See the link at the bottom to hear Dr. Post discussing couples' issues.
Q. What do you do as a therapist to help each individual in a relationship?
A. Couples therapy helps each person in the relationship develop a clear understanding of how their own history affects their relationship with their partner. In this process, the way their two individual histories interact becomes clearer. This helps to identify what their triggers are, and most importantly, why they are triggered. Triggers are things that upset them beyond what is obvious within the context of a disagreement. There are often patterns of behavior and thinking that come from someone’s family history that interact and cause problems for the couple. Understanding these dynamics in the context of a relationship helps prevent relationship bumps from becoming mountains.
Q. What should couples expect to happen during therapy?
A. Some couples come in with a vague sense of unease and distress. Others are clear about the problem but don't know how to solve it. By the time they leave, couples should have more clarity about what the problem is and have some specific tools to address it. They should expect to understand more about their own underlying struggles and traits and how those contribute to their relationship problems. They will develop better tools to address these underlying problems so they learn how to reduce the frequency and intensity of conflict. They will learn how to improve their relationship by strengthening communication skills, including listening, and feel more emotionally connected to their partner.
Q. What helps couples therapy succeed?
A. Relationships improve with awareness and practice. Doing something over and over again to override bad habits helps people make change. In order to have successful therapy sessions, couples must practice the skills discussed in therapy at home. When they practice communication skills and use insights learned during couples therapy, they often report that they feel more connected to their partners and better able to reduce problems. Specifically, they will be able to communicate more effectively in order to get their individual needs met and improve their conflict-resolution skills.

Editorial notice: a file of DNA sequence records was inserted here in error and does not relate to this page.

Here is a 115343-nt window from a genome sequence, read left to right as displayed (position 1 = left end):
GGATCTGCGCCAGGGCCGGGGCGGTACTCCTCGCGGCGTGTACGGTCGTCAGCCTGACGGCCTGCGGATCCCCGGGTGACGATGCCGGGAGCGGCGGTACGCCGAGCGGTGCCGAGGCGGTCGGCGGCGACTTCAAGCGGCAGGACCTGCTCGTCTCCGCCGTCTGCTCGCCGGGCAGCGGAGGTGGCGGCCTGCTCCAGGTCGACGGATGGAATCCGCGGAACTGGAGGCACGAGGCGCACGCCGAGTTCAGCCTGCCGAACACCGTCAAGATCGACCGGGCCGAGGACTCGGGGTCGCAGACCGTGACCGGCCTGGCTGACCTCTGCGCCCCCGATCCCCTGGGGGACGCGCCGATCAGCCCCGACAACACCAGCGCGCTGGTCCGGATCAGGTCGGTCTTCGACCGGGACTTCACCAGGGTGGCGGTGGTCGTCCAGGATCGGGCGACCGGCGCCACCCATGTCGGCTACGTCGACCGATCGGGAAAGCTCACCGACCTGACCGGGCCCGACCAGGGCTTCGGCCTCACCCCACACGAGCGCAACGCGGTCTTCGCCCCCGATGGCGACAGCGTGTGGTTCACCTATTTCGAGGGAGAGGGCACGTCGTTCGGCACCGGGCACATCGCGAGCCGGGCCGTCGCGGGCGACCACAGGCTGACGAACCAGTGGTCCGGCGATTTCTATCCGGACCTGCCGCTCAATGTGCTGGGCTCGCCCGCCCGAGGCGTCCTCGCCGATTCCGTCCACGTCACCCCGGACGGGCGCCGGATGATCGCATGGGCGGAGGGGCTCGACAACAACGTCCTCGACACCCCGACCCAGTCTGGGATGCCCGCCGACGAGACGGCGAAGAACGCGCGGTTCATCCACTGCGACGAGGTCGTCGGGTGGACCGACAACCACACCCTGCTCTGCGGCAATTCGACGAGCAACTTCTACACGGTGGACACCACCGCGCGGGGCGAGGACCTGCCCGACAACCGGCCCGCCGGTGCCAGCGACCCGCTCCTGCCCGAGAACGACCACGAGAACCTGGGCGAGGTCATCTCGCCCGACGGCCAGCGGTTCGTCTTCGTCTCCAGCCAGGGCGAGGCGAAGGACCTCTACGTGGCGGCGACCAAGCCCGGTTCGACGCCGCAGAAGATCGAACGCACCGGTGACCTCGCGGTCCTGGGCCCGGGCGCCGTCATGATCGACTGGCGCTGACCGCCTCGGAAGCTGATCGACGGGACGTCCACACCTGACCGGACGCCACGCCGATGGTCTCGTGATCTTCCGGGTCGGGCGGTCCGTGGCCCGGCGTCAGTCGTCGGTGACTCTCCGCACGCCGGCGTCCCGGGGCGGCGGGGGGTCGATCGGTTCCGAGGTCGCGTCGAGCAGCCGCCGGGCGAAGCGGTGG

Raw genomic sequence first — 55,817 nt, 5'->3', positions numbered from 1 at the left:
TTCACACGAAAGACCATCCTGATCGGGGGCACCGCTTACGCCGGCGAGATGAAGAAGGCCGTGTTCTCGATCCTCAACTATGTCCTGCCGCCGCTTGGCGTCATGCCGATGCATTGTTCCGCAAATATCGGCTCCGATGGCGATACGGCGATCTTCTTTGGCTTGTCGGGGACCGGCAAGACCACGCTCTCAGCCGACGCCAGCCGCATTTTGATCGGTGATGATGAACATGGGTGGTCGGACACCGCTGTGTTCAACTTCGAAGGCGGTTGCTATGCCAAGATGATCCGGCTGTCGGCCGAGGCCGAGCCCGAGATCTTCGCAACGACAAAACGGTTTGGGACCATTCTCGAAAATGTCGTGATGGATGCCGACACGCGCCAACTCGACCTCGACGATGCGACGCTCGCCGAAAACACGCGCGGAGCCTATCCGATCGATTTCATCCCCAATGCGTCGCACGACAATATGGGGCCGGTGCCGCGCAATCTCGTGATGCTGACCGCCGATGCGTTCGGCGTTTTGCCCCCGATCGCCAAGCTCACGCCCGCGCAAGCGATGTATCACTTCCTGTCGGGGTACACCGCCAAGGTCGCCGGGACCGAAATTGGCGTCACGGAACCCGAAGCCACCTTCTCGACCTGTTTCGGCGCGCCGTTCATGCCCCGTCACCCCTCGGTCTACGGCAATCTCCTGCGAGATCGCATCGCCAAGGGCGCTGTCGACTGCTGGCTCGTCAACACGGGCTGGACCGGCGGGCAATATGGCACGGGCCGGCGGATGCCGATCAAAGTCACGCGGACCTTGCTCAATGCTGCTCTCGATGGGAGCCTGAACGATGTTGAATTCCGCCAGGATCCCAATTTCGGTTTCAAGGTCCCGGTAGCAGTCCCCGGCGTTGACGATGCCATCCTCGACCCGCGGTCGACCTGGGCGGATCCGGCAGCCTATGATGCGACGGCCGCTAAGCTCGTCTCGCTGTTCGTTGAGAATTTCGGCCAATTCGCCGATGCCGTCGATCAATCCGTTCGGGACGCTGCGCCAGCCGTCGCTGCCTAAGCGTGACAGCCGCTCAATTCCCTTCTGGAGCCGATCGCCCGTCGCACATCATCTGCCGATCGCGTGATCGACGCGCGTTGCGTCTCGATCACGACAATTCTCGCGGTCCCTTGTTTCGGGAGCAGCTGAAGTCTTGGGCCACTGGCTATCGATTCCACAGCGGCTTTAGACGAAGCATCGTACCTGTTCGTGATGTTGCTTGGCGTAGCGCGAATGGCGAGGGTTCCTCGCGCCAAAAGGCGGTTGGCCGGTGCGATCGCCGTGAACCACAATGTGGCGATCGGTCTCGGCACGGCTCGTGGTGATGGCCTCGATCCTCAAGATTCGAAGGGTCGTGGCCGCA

Q. What training models guide your treatment practices?
A. I tailor my treatment to the needs of the patient. I consider myself an eclectic therapist and borrow from many schools of thought.
I use a relational approach, which includes gathering family history to understand the past, cognitive behavioral therapy, and strengthening communication skills. One technique I employ is Imago Relationship Therapy which provides couples with tips on listening to each other more fully. I introduce guidelines for making marriages work, based on the research of John Gottman, Ph.D. The work of Susan Johnson, Ph.D., called “emotionally focused therapy,” helps couples develop a deeper understanding of their partner’s feelings.
In addition, based on psychologist Stan Tatkin, PsyD’s research and writing, I use insight-oriented techniques which take information gained from gathering couples’ family histories, to help clarify the issues and help them devise a plan to move forward. Based on Tatkin’s teaching, I help couples understand their individual attachment patterns and how these patterns interact. As each part of the couple understands themselves and their partner better, there can be more empathy and curiosity when conflict arises, as opposed to what Gottman refers to as criticism, defensiveness, contempt, and stonewalling.
I look at each individual’s family history and explain how it informs who we are, how we handle conflict and relate to our partners. I help couples see how their family history and patterns of relating, thinking and communicating can lead to conflict when they interact with their partner’s own history and way of relating.